@BrunoRangel As J.M. already pointed out: your Derivative[1][PD1][y] does not make sense. You need to program it (and the derivatives for eq1, eq2, eq3, eq4). Maybe you can fix this? –  Rolf Mertig Sep 10 '12 at 0:53
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2 Answers

You have 2 variables in your equations, but you integrate over one only. So the integrand will never be numeric (always a "s" in eq1). This is why NIntegrate yields the error. It you will give an numerical value for s, e.g, s=2 then NIntegrate will give you a numerical result.

NIntegrate always complains, if the result is not a number.

share|improve this answer
    
Thanks Peter, but the problem is that I don't think that I can give the Laplace variable "s" a value. Because eventually I'll need it for a numerical inversion to time domain... –  Bruno Rangel Jun 6 '12 at 15:45
    
@Bruno: then you should try the suggestion I gave in my previous comment... –  J. M. Jun 6 '12 at 15:51
    
Hey J.M.: Thanks for the suggestion! I have used, but Mathematica still can't give me an expression to put into the inversion algorithm… I’m posting my codes bellow, so you can have a clear idea of the problem. I still can't figure it out what it's going wrong… –  Bruno Rangel Jun 6 '12 at 17:55
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This will calculate hundred PD in a few minutes, depending on your computer:

AbsoluteTiming[
eq1[(s_)?NumericQ] := (Print["eq1[",s//InputForm,"]"]; NIntegrate[BesselK[0, Sqrt[u^2 + s]], {u, 0, 40}]); 
eq2[(s_)?NumericQ] := (Print["eq2[",s//InputForm,"]"]; NIntegrate[BesselK[0, Sqrt[u^2 + s]], {u, 0, -10}]);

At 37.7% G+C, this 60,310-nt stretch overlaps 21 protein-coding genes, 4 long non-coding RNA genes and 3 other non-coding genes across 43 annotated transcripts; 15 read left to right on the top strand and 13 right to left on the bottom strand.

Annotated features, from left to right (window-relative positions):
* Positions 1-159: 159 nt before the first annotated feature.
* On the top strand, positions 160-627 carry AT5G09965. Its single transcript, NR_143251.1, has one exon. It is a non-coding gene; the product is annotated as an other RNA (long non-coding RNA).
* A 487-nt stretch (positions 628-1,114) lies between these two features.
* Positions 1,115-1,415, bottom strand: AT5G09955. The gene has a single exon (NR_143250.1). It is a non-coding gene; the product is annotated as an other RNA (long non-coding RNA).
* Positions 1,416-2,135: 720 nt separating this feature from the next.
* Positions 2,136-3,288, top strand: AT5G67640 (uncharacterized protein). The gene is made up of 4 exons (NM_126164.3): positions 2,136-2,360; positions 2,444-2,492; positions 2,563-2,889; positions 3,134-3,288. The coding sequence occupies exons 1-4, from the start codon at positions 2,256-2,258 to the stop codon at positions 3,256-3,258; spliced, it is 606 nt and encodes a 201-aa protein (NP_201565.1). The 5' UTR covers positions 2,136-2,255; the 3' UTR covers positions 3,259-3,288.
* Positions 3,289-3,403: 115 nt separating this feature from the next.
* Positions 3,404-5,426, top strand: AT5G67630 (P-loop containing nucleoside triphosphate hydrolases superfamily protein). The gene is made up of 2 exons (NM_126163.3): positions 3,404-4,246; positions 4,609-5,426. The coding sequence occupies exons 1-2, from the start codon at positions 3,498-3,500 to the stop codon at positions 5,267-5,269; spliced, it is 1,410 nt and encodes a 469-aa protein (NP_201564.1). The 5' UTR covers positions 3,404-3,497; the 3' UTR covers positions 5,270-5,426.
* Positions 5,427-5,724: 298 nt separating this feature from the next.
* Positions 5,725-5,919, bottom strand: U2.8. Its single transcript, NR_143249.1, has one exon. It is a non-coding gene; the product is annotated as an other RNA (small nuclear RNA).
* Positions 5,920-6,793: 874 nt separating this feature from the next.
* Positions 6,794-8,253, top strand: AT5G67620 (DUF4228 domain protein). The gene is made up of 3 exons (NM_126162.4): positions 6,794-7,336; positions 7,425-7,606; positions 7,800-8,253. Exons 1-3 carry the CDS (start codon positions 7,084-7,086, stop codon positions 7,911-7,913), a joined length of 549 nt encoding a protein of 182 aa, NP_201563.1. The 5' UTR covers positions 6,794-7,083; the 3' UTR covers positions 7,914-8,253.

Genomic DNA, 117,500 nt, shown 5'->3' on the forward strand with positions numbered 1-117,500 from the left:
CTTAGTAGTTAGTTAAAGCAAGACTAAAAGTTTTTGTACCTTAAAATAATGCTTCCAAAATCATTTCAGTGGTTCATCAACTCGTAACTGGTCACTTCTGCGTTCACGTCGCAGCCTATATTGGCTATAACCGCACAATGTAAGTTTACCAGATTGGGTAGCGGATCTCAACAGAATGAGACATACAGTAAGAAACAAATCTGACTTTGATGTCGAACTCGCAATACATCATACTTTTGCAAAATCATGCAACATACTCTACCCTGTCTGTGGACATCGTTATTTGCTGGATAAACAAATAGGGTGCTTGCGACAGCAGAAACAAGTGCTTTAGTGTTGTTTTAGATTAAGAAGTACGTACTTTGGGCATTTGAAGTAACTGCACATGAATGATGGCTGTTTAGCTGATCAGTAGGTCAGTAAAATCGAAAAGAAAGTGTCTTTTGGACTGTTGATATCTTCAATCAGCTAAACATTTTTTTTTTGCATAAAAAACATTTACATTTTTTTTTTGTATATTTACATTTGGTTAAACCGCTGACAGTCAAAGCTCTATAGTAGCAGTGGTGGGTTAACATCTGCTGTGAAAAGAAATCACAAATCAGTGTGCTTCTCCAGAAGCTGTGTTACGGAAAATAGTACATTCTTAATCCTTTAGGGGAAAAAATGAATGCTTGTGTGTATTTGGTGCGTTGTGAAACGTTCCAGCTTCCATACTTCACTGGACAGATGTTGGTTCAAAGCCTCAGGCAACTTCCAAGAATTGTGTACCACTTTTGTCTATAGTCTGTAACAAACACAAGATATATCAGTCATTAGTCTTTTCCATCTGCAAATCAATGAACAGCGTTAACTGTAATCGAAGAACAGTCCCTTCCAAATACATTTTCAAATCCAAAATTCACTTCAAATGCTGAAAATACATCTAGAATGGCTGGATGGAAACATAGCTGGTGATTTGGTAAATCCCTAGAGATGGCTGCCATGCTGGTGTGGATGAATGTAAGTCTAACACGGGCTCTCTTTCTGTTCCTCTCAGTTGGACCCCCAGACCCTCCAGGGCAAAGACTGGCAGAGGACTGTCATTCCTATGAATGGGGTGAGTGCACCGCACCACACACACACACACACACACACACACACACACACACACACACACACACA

eq3[(s_)?NumericQ, (n_)?NumericQ] :=  (Print["eq3[",s//InputForm,",",n, "]"]; 
    NIntegrate[BesselK[0, Sqrt[(-Log[t])^2 + ((n^2*Pi^2)/100 + s)]]*
         Cos[n*Pi*((50 + (15 - Log[t]/Sqrt[(n^2*Pi^2)/100 + s])*
           Cot[30*Degree])/100)]*(1/t), {t, 0, -10*Sqrt[(n^2*Pi^2)/100 + s]}]
); 
eq4[(s_)?NumericQ, (n_)?NumericQ] :=  (Print["eq4[",s//InputForm,",",n,"]"]; 
  NIntegrate[BesselK[0, Sqrt[(-Log[t])^2 + ((n^2*Pi^2)/100 + s)]]*
         Cos[n*Pi*((50 + (15 - Log[t]/Sqrt[(n^2*Pi^2)/100 + s])*
           Cot[30*Degree])/100)]*(1/t), {t, 0, 40*Sqrt[(n^2*Pi^2)/100 + s]}]
); 
PD[s_] := (1/(s^(3/2)*100*Sin[30*Degree]))*(eq1[s] - eq2[s]) + 
         (2/(s*100*Sin[30*Degree]))*Sum[(1/Sqrt[(n^2*Pi^2)/100 + s])*
         Cos[n*(Pi/2)]*(eq3[s, n] - eq4[s, n]), {n, 1, 10}]; 

ParallelEvaluate@
SetOptions[NIntegrate, Method -> "ClenshawCurtisRule", WorkingPrecision -> 80, MaxRecursion -> 30, AccuracyGoal -> 2]; 

ParallelTable[PD[i],{i,100}]

]
share|improve this answer
    
Sorry, I might have mixed up this answer by accepting a suggested review by @Bruno Rangel. How the review improved the answer was unclear so I rolled it back. Could you please make sure that no harm was done? –  István Zachar Jun 7 '12 at 13:28
    
@IstvánZachar, it's correct. Nothing changed. –  Bruno Rangel Jun 7 '12 at 13:43
    
@RolfMertig, thanks to the details. I have successfully added the inversion algorithm for time domain. But the results do not look very good and take a very long time to compute… This is really bugging me out! And I still couldn't find a way to compute this efficiently… –  Bruno Rangel Jun 8 '12 at 13:35
    
@IstvánZachar that gave me 15 points less ... –  Rolf Mertig Sep 10 '12 at 0:50